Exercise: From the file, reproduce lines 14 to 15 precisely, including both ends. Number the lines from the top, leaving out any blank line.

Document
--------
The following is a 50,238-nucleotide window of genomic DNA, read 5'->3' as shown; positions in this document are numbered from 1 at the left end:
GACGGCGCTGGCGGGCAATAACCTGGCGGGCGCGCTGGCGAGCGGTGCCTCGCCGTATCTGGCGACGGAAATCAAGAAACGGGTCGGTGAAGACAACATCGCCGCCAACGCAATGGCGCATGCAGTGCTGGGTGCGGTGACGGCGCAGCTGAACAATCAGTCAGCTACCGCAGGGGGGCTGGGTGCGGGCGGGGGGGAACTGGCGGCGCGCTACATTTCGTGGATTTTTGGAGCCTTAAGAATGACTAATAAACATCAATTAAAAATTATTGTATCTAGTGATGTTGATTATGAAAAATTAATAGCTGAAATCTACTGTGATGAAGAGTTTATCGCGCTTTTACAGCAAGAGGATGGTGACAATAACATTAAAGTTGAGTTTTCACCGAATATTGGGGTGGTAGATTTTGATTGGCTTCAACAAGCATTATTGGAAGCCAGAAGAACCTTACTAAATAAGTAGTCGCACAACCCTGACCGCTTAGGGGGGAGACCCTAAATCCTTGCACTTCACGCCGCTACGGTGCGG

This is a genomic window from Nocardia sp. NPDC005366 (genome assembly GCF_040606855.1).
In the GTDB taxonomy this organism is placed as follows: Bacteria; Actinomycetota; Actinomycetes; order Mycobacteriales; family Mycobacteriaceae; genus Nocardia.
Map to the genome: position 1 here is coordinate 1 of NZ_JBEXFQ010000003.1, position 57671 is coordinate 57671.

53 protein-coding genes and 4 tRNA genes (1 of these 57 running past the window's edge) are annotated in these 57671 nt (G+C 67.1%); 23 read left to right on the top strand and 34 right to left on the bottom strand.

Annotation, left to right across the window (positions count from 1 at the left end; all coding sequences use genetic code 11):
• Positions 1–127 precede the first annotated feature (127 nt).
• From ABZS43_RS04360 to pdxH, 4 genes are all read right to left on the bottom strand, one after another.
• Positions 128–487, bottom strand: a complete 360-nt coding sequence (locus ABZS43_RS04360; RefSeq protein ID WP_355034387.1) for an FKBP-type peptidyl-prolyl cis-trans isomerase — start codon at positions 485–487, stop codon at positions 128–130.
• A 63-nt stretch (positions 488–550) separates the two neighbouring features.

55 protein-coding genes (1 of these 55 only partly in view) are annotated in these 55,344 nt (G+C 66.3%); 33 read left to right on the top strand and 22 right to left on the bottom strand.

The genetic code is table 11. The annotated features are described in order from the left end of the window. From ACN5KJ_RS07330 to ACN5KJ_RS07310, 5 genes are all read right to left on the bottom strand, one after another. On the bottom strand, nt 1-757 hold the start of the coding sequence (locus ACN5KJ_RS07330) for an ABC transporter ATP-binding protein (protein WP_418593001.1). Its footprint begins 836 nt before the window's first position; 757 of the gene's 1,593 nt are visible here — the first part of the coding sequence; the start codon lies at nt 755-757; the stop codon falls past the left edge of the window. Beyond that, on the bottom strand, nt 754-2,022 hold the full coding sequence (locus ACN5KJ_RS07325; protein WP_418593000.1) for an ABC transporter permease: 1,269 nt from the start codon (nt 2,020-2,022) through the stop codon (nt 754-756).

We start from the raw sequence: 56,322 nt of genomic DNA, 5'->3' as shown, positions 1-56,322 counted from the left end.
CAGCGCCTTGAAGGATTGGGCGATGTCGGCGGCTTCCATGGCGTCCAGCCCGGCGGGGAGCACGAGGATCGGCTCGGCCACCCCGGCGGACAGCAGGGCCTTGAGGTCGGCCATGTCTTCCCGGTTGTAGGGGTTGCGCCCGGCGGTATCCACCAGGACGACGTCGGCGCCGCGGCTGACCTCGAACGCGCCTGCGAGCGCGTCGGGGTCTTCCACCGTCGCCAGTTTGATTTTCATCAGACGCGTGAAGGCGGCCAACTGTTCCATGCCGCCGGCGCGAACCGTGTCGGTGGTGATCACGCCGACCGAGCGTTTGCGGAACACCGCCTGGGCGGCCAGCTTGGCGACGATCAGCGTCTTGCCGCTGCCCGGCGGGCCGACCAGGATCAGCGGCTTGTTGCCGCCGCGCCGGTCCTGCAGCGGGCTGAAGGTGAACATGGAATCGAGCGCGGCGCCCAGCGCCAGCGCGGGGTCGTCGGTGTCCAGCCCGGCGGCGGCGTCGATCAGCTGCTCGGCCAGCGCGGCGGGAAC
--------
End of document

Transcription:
We start from the raw sequence: 56,322 nt of genomic DNA, 5'->3' as shown, positions 1-56,322 counted from the left end.
CAGCGCCTTGAAGGATTGGGCGATGTCGGCGGCTTCCATGGCGTCCAGCCCGGCGGGGAGCACGAGGATCGGCTCGGCCACCCCGGCGGACAGCAGGGCCTTGAGGTCGGCCATGTCTTCCCGGTTGTAGGGGTTGCGCCCGGCGGTATCCACCAGGACGACGTCGGCGCCGCGGCTGACCTCGAACGCGCCTGCGAGCGCGTCGGGGTCTTCCACCGTCGCCAGTTTGATTTTCATCAGACGCGTGAAGGCGGCCAACTGTTCCATGCCGCCGGCGCGAACCGTGTCGGTGGTGATCACGCCGACCGAGCGTTTGCGGAACACCGCCTGGGCGGCCAGCTTGGCGACGATCAGCGTCTTGCCGCTGCCCGGCGGGCCGACCAGGATCAGCGGCTTGTTGCCGCCGCGCCGGTCCTGCAGCGGGCTGAAGGTGAACATGGAATCGAGCGCGGCGCCCAGCGCCAGCGCGGGGTCGTCGGTGTCCAGCCCGGCGGCGGCGTCGATCAGCTGCTCGGCCAGCGCGGCGGGAAC